HC Deb 19 February 1996 vol 272 cc148-56

Motion made, and Question proposed, That this House do now adjourn.—[Mr. Wood.]

1.2 am

Mr. Elliot Morley (Glanford and Scunthorpe)

I am grateful for the opportunity to raise tonight some severe problems that are causing great concern to my constituents in the area that is to be covered by the new unitary authority of North Lincolnshire, which will take over from Humberside county council from 1 April. The new unitary authority is starting life crippled and with one hand behind its back, and I want to explore that with the Minister tonight.

The Minister will be well aware that the current spend that the new North Lincolnshire authority will inherit from 1 April for the services provided by all of the various councils amounts to something like £134 million. Humberside was spending at its capping level and 6.1 per cent. above its standard spending assessment. The indicative budget has put North Lincolnshire at 12.3 per cent. above its SSA.

Frankly, I have not seen a clear explanation why, out of the four new unitary authorities, North Lincolnshire is being treated so badly. My information is that, out of all the new unitary authorities, North Lincolnshire is being treated the worst, and it certainly is the most disadvantaged of any of the new authorities. The implications of this budget are severe: they imply a 30 per cent. increase in council tax. The inherited budget that the new council was taking over was supported by a £7 million reserve contribution from the former councils.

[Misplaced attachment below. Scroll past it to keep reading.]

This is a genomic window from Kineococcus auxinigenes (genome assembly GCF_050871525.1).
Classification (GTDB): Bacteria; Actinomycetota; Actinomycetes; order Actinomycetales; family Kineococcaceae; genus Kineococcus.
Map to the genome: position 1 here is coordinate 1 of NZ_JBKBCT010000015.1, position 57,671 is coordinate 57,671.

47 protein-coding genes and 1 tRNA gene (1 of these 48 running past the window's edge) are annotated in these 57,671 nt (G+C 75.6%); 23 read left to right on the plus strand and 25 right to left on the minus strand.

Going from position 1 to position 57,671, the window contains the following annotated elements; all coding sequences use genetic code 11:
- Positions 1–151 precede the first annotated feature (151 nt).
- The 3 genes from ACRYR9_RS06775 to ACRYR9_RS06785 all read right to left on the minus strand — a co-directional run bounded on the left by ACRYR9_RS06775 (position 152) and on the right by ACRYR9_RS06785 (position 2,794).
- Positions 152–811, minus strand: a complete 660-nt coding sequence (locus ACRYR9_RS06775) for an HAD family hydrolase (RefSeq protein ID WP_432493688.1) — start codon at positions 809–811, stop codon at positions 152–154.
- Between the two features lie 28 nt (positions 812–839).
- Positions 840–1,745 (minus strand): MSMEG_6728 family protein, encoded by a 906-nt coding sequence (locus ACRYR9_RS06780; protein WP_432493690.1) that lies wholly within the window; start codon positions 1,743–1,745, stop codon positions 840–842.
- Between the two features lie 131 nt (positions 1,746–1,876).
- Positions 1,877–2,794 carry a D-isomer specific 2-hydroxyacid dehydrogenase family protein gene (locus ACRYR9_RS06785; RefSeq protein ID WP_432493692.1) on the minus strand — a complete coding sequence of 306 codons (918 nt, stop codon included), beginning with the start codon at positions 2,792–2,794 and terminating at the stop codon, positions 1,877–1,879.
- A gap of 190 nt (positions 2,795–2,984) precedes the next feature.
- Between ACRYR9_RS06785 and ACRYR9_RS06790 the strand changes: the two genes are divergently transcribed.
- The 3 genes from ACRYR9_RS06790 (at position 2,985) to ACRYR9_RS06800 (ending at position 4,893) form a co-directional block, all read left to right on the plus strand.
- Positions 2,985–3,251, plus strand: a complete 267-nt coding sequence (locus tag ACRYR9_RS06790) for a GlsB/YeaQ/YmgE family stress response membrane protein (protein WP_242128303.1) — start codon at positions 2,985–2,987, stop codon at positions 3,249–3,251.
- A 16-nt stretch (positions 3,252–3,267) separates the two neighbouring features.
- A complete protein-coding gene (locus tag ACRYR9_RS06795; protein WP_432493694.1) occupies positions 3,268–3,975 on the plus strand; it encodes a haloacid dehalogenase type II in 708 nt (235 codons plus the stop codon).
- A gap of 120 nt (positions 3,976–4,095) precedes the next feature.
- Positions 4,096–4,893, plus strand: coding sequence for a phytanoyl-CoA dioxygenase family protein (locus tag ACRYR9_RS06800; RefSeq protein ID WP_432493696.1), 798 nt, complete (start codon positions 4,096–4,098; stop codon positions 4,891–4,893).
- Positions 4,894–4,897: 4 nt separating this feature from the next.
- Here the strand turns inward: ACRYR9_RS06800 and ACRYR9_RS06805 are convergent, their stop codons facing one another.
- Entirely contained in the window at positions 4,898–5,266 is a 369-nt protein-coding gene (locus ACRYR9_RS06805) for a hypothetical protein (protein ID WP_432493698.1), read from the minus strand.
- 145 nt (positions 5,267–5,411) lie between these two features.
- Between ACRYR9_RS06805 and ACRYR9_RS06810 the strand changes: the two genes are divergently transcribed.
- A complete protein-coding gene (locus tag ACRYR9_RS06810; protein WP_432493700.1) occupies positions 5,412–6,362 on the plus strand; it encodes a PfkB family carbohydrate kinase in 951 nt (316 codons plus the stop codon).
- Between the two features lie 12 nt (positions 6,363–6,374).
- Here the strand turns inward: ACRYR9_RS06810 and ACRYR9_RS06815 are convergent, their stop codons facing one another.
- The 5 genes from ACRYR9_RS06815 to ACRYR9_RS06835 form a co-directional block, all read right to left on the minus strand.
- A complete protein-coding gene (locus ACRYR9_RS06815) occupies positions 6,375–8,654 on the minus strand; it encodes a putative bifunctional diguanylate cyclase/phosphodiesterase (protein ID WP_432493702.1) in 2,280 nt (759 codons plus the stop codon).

The background to this is that the Government have assessed the level of spending appropriate for the new North Lincolnshire council as £110 million. The new council will be able to raise £124 million, with the 25 per cent. increase in council tax, but there will still be a £10 million shortfall in the budget. There will have to be cuts in services of 8.5 per cent. and in education of 7.5 per cent., where the council has, understandably, tried to minimise the impact of cuts on such an important core service. There is very little prospect of the new council receiving any significant reserves from the successor councils.

The situation has been made worse because some councils have taken the opportunity to spend their reserves before the new councils take over. For example, Glanford council spent £1 million on what it terms "aid to parishioners". I do not criticise the parish councils and the town councils that have taken up the offer of this £1 million through the aid to parishioners scheme.